Then, finally: "Quite the fascinating history you have, Ralenthra Ilphukiir of Cormanthor." The words were like a blow to the head, and I reacted accordingly. Captain Tagen continued smoothly, "Ah, I see I'm getting ahead of myself; you didn't expect me to know that, did you?"

My mind reeled; there were only two possibilities. Of course, he had only just questioned Seledra, but that didn't mean he didn't already get the information from Tordrin. He'd let us stew in those holding cells for quite some time before calling for Seledra. But if he'd beaten Seledra, it was possible . . . no. It had to be Tordrin. I hadn't known Seledra long, but I hadn't seen her take the easy way out on anything. Well, except for drugging that mage . . . But she'd stuck by me many times, even when she thought I was doing wrong, even against Methrammar. . . .

It had to be Tordrin. I had to believe that.

"I suppose you're wondering who sold you out?" Captain Tagen asked when I didn't respond to his first question.

"I already know. What did you offer him?"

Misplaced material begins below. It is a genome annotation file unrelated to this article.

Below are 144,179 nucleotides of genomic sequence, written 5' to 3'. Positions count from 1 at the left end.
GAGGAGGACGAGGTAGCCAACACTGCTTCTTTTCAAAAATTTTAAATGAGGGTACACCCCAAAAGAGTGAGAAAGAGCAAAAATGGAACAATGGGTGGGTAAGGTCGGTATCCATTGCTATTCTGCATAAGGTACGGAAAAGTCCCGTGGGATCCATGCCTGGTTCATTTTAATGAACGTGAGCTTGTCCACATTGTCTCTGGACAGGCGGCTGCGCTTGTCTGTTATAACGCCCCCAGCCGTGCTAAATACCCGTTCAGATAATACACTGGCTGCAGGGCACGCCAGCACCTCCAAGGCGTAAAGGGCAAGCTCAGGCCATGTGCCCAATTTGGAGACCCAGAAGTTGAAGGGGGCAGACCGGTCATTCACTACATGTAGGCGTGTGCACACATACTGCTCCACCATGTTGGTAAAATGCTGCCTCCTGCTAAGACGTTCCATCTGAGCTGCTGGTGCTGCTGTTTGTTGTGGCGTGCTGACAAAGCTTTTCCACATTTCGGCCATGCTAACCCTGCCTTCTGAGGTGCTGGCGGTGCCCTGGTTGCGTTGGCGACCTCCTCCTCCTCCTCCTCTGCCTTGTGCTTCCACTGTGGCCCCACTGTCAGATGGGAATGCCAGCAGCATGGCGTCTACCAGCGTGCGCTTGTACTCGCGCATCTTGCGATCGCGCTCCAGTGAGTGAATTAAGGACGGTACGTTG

"Him?" Tagen looked mildly surprised. "Miss Nailo looks very much like a her to me."

"Seledra didn't tell you anything."

"You seem very sure of yourself." He spoke quietly, twiddling his fingers idly.

"You had more than enough time to find and question the Harpers before you started questioning Seledra." I sounded more confident than I felt.

"The Harpers? The ones who just came into town this past week? They knew? I'm going to have to have a little talk with them about keeping critical information from us. Damn Harpers think they can do as they please, even here in Silverymoon. I suppose I must thank you, Miss Iphukiir, for cluing me in to that problem. " Tagen seemed a little too nonchalant, and my resolve strengthened just a little.

"Do you think I've never been taken in for questioning before, Captain? I find that hard to believe, since you apparently know my whole history. I know how you people play your captives against one another, and how you lie to get someone to slip. It's not going to work. Seledra didn't tell you anything."